Well, to kick off this year’s Halloween, we have Zomberry Island. Like usual, there will be spoilers. (Oh man I miss saying that)
Zomberry Island is basically a giant love letter to the “zombie apocalypse” genre. A mysterious disease breaks out in the town of Eastman, turning the people into purple zombies, and it’s a race against time to discover the source of the outbreak and cure the town. It’s pretty much a parade of cliches, but Poptropica makes it work, mainly because it doesn’t just play these tropes straight, it lampoons them. That’s a fun word. LAMPOON. Sounds like the love child of a lamprey and a harpoon.
And just like the love child of a lamprey and a harpoon, Zomberry Island basically makes fun of the conventions of the zombie apocalypse genre. Wow that was a terrible simile. Analogy? Comparison? Whatever. Poptropica really goes all out in this delightfully self-referential borderline-parody.
I mean look! They’ve even got a scientist named Dr. G Romero! That. Is. Hilarious. For those of you who don’t know, George Romero is a filmmaker famous for his zombie apocalypse movies including Night of the Living Dead! (Seriously, that film is a must-watch. Unless you’re under the age of 13, in which case do it when you’re older…is something I’m legally obliged to say).
Overall, the plot is pretty good, and there’s lots of humor to go around. It’s chock-full of classic horror movie references and Poptropica wields the cliches of the zombie apocalypse genre with the skill of a powerful ancient warrior.
Ah, but we all know that the heart and soul of a horror movie is not its plot, but its monster(s). As a rule of thumb, there are two kinds of zombies. The undead, half-decaying zombies and the mutated/mind-controlled people zombies. Personally, I prefer the undead kind (even if they are vulnerable to vultures) because….
So yeah, I was a bit disappointed when I found out the zombies weren’t the undead kind. But these googly-eyed weirdos do have their charm.
It’s a simple, silly design but they still manage to be absolutely lovable. Especially when you see the adorable little dorks dancing in the disco. Combined with their fear of light, and you have some of my favorite zombies of all time (even without dangling guts and decaying flesh).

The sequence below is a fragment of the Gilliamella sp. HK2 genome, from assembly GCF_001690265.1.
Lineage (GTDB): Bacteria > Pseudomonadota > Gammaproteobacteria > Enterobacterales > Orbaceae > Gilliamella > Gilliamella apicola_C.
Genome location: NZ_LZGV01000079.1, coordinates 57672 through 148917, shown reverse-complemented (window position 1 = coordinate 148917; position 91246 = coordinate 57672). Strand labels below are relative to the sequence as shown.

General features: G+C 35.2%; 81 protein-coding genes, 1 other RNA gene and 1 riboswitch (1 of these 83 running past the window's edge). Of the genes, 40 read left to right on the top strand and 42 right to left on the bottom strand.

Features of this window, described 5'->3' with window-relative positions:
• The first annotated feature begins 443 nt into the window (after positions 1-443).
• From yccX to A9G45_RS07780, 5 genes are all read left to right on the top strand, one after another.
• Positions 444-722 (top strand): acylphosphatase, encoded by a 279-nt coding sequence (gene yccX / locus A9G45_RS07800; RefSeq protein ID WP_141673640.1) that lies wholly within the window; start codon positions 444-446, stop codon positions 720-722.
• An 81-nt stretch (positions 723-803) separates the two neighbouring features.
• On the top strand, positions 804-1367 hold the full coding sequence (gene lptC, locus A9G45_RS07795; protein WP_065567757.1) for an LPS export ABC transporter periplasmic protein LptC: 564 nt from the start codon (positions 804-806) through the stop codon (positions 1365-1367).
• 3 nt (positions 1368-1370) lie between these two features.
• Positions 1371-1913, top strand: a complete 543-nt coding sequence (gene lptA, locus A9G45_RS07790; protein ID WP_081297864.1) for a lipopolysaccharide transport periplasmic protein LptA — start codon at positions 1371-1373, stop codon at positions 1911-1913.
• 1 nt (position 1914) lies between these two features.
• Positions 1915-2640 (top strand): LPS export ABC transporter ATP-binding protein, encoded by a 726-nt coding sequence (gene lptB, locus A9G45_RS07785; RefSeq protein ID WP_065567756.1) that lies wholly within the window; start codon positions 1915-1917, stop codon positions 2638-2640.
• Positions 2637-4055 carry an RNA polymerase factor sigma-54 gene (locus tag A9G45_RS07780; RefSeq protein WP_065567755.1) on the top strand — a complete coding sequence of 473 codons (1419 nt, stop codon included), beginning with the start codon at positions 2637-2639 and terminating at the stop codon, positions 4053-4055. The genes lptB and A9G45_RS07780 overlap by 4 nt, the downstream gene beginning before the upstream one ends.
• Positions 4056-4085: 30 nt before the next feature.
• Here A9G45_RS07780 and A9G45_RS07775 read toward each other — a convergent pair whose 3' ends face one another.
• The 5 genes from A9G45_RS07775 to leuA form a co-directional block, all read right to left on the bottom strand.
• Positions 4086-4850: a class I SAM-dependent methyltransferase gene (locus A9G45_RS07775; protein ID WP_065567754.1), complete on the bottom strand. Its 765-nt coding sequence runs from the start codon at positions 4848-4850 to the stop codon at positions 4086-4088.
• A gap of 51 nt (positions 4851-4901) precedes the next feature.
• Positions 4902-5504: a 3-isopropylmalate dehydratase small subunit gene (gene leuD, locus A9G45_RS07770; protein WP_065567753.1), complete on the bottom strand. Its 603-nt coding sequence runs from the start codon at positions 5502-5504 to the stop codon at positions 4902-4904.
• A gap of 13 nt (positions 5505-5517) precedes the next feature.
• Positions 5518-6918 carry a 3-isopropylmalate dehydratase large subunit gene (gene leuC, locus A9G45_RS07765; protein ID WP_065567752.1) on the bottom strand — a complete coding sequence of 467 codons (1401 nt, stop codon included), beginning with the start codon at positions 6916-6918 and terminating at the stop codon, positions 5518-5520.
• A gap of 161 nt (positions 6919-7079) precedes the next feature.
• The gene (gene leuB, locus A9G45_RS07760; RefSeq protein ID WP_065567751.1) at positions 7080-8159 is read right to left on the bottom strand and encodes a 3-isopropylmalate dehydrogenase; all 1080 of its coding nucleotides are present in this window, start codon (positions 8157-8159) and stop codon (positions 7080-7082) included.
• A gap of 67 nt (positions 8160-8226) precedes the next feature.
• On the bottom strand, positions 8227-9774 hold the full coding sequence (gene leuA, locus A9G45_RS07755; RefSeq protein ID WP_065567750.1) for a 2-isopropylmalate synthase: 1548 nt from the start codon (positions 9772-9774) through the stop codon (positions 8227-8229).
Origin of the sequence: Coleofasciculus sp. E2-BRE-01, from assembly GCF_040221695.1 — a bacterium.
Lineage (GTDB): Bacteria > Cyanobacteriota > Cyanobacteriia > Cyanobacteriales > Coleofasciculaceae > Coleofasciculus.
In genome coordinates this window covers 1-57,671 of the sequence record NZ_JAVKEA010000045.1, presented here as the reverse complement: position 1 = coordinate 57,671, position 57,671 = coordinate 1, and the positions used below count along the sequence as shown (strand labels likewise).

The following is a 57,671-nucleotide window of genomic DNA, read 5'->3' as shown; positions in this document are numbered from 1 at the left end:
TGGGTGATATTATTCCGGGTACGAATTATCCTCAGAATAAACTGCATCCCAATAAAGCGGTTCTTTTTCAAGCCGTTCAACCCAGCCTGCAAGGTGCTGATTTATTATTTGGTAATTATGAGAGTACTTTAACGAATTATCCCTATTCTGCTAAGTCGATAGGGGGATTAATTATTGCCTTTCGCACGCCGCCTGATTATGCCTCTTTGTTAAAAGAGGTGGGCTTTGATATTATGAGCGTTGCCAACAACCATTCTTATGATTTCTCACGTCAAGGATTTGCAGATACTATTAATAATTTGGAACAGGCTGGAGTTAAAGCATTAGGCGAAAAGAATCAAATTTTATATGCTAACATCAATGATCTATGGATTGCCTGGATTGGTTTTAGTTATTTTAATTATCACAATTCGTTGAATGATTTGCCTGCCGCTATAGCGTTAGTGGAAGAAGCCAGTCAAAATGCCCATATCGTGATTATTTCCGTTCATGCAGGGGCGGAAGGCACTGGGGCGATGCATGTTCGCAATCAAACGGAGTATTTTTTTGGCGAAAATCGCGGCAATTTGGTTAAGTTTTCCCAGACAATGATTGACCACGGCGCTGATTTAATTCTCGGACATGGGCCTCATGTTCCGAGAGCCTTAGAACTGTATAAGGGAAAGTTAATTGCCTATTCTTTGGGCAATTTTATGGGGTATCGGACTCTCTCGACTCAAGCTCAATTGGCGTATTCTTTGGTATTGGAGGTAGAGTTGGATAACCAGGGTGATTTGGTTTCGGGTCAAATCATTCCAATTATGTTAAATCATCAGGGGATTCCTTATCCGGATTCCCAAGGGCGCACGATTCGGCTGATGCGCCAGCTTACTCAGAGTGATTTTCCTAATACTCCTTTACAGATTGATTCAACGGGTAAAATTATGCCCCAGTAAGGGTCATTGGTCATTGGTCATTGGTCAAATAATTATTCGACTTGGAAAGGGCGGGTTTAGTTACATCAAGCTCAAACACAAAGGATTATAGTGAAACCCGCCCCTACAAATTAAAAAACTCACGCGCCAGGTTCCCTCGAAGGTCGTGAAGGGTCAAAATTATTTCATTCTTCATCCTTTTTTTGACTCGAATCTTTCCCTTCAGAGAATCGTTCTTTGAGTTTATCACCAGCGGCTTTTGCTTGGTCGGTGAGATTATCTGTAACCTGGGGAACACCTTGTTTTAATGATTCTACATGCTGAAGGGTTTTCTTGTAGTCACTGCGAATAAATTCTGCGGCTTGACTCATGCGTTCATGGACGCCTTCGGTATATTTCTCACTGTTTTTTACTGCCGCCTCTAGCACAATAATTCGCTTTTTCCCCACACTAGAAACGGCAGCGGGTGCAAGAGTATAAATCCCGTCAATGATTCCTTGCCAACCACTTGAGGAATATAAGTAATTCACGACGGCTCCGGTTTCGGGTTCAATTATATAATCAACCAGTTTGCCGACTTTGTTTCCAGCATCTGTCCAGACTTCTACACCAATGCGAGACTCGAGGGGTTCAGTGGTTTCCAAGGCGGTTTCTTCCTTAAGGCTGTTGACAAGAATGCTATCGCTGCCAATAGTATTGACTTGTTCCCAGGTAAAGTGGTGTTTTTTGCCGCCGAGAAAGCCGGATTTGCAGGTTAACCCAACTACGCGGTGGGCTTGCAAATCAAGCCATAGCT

The funniest thing is, we don’t even know what these things do to regular people. The player just runs away screaming whenever they approach. As far as we know, these things can’t zombify other people and they’re not looking for brains, so they’re essentially harmless.
I really want to know the story behind this guy. The implication is of course, that he got trapped in the crate of contaminated blueberries and gorged himself on its contents, transforming into a bloated zombie. As expected, he’s stronger, but oddly enough he’s also more aggressive than the other zombies. He’s also resistant to your flashlight’s light, and incapacitating him requires a stronger light source.
Notably, he’s not one of the zombies we cure at the end of the island. He’s last seen walking out of the crate after the player scares him off with the camera flash. Which means there’s still a giant zombie roaming around Eastman…..
Zomberry Island definitely has a creepy feel to it. The environment is dark and there are very little actual people around to communicate with. There’s an eerie feeling of loneliness, as if you’re actually facing an army of zombies all by yourself. However, it’s unfortunately offset by humour and the plot’s numerous attempts to lighten the mood. Plus the zombies themselves aren’t all that scary.
Despite that, there are definitely scary moments here and there, like the jarring encounter with Big Blue and the zombies breaking into Romero’s lab. And it’s these moments that really brings Zomberry Island up on the scariness scale.
NEXT TIME: I review a BLOOD-CURDLING island.
Also, you can now get a pet zombie monkey on the Main Street of Zomberry Island. I think that was the greatest sentence I’ve ever typed.